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Q2XL
07-06-2010, 11:05 AM
Last week(8 days ago), I transferred a mead to 2 secondary glass carboys. I had to use 2 carboys, a 5 gallon and 3 gallon, due to adding 18 lbs of strawberries and 4 pounds of bananas.

There is about 6 inches of headspace in each carboy. The fruit on the top of the mead is turning a light brown color, which I would expect. My question is do I have to worry about the fruit rotting on the top of the mead or is it ok due to the high alcohol percentage?

AToE
07-06-2010, 11:08 AM
Any time you have fruit floating on mead you need to punch it down (stir it to get it wet) at least once a day, preferably much more often. Otherwise spoilage definitely is a risk.

Q2XL
07-06-2010, 11:53 AM
Any time you have fruit floating on mead you need to punch it down (stir it to get it wet) at least once a day, preferably much more often. Otherwise spoilage definitely is a risk.

Ok, but what do you guys use to stir it? With the narrow neck of the carboy it is difficult at best to do this.

AToE
07-06-2010, 12:07 PM
That's a part of why most people do fruit in a bucket - but I do have a couple suggestions. First would be to set the carboy down on carpeted floor and rock it in a circular motion that causes the contents to swirl, doing this for a while should do the trick, and you don't have to worry about opening it up or sanitizing a stirring object.

Chevette Girl
07-06-2010, 01:15 PM
The handle of a sanitized long-handled spoon is what I use if I haven't enough headspace for swirling to be effective when I need to stir something in a carboy.

Putting your fruit in a mesh bag in a bucket is vastly easier to manage for many reasons...

Medsen Fey
07-06-2010, 01:49 PM
You also need to get rid of the headspace (or at least the oxygen in it). 6 inches is too much air exposure and even if you keep the fruit wet, it may still allow various spoilage organism (acetic acid bacteria, Brettanomyces, and others) to take hold. Unless your mead has about 18% ABV, which will keep these things suppressed, you should make sure to eliminate that headspace.

home_bru
07-09-2010, 07:04 PM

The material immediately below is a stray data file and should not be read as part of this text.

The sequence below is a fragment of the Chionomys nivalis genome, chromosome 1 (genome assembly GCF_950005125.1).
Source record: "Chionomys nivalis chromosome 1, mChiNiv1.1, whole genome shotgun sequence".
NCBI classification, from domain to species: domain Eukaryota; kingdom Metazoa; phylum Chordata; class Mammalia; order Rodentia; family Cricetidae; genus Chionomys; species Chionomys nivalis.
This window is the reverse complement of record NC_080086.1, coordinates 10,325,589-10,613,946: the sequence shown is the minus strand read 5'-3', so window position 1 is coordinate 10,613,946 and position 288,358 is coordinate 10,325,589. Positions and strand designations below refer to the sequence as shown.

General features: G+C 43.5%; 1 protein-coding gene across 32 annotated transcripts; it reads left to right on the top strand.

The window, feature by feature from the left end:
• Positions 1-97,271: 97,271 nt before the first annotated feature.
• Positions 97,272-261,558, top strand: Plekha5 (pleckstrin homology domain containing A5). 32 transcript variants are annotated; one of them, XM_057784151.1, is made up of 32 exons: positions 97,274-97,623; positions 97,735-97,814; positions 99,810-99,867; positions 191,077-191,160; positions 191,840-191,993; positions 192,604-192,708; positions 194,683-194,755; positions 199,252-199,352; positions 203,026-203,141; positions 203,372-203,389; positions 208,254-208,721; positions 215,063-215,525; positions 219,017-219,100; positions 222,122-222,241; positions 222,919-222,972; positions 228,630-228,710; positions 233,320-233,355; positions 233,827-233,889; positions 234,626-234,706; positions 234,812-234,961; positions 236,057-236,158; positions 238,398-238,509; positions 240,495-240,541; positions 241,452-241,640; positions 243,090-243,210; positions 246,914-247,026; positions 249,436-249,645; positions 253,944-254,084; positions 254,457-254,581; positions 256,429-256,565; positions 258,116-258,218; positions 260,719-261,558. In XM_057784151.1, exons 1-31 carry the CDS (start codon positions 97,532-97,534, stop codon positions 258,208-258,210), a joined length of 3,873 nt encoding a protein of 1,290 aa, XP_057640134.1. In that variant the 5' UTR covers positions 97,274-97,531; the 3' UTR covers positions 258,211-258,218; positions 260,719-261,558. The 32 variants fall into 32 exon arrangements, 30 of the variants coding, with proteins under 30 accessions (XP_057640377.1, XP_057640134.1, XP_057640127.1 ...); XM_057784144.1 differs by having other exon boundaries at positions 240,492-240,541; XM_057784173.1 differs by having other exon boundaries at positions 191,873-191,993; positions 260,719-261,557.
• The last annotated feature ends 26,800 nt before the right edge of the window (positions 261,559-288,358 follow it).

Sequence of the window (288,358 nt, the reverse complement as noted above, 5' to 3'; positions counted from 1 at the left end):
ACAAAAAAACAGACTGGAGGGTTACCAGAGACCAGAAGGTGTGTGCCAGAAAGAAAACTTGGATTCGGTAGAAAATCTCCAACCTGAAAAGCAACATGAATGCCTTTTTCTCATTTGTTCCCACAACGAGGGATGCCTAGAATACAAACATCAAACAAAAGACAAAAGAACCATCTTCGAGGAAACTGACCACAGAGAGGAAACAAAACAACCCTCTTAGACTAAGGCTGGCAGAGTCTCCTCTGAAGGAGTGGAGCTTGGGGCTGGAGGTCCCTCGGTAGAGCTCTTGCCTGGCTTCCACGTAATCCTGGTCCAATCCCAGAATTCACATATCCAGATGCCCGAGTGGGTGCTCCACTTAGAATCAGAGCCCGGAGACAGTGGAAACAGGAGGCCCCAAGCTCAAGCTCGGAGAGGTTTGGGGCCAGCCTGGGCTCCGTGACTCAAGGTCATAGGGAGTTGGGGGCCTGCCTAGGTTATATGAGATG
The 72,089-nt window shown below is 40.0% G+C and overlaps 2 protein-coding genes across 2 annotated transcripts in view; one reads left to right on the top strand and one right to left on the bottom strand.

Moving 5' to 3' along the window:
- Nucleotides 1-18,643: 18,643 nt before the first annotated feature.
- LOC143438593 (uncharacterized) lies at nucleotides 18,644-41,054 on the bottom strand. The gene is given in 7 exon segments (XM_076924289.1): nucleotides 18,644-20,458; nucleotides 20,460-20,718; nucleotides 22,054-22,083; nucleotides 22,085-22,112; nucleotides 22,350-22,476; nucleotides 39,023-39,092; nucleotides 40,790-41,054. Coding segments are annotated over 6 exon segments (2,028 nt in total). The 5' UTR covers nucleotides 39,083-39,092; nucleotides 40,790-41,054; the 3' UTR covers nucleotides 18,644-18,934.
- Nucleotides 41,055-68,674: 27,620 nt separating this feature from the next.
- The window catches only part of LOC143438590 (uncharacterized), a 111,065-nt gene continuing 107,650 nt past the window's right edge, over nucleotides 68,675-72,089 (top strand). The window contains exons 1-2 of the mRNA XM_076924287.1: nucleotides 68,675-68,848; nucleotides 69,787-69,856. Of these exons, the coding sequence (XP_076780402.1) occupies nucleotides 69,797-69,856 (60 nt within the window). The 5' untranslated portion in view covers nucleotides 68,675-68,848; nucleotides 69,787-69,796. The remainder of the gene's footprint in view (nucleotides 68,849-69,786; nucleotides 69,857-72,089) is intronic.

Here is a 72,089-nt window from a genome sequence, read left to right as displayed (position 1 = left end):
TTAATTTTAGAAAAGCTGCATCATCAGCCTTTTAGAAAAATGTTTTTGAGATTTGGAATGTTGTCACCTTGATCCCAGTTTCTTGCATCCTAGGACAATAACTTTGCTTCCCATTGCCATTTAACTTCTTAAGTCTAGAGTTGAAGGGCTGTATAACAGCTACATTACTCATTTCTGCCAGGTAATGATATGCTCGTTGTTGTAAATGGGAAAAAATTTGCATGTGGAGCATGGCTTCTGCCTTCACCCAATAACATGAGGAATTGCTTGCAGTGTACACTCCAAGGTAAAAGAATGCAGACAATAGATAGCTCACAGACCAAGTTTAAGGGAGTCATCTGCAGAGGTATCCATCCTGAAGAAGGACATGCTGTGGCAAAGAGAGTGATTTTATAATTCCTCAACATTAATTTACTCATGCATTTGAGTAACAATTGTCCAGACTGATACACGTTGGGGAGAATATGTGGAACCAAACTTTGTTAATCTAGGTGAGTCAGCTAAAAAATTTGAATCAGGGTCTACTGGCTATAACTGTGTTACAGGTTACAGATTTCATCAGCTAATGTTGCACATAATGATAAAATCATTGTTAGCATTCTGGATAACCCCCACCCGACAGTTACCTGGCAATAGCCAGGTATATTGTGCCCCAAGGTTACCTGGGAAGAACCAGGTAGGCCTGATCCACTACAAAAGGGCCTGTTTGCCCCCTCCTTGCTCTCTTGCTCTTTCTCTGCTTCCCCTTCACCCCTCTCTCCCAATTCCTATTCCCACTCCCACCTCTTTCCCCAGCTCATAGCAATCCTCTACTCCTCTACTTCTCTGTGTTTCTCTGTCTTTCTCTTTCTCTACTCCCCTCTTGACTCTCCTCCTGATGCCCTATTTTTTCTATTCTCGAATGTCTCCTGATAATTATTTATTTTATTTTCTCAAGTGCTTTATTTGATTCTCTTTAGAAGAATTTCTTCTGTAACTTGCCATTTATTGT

I just racked a strawberry melomel off of the fruit. To keep the fruit from floating to the top I put it in a mesh bag and then used a temperature probe tube (using a stopper with two hole, one for the tube and one for the airlock) to force the bag down into the mead. I was able to jam the stopper into the bucket lid well enough so that the upward force of the fruit didn't push it out of its hole.

If you have this equipment, it's a good solution.

sattlerjm
07-14-2010, 05:55 PM
Is it possible for fruit in my case cucumber to rot even completely submerged? I am starting to think the cucumbers are decomposing while submerged.

Jord
07-15-2010, 02:05 PM
sattlerjm,

There isn't a whole lot of structure to a cucumber and after seeing how pliable they can become in vinegar I'd not be too surprised to see them breaking down over time in a 10+% solution. I don't think that they are decomposing per se as that generally implies some kind of rotting as opposed to just breaking down....I haven't used any yet but I would assume the same thing happens to strawberries and other softer fruits in melomels. I'm sure someone else will pipe up here shortly with much better information than my random thoughts.

Cheers,
Jord

Medsen Fey
07-15-2010, 02:17 PM
I have no experience with cucumbers in mead, but virtually every fruit can start to throw some sulfur odors (or other off odors) as the cells of the fruit break down. I would think cucumber would have that potential as well, and I wouldn't plan on leaving them in there for an extended period.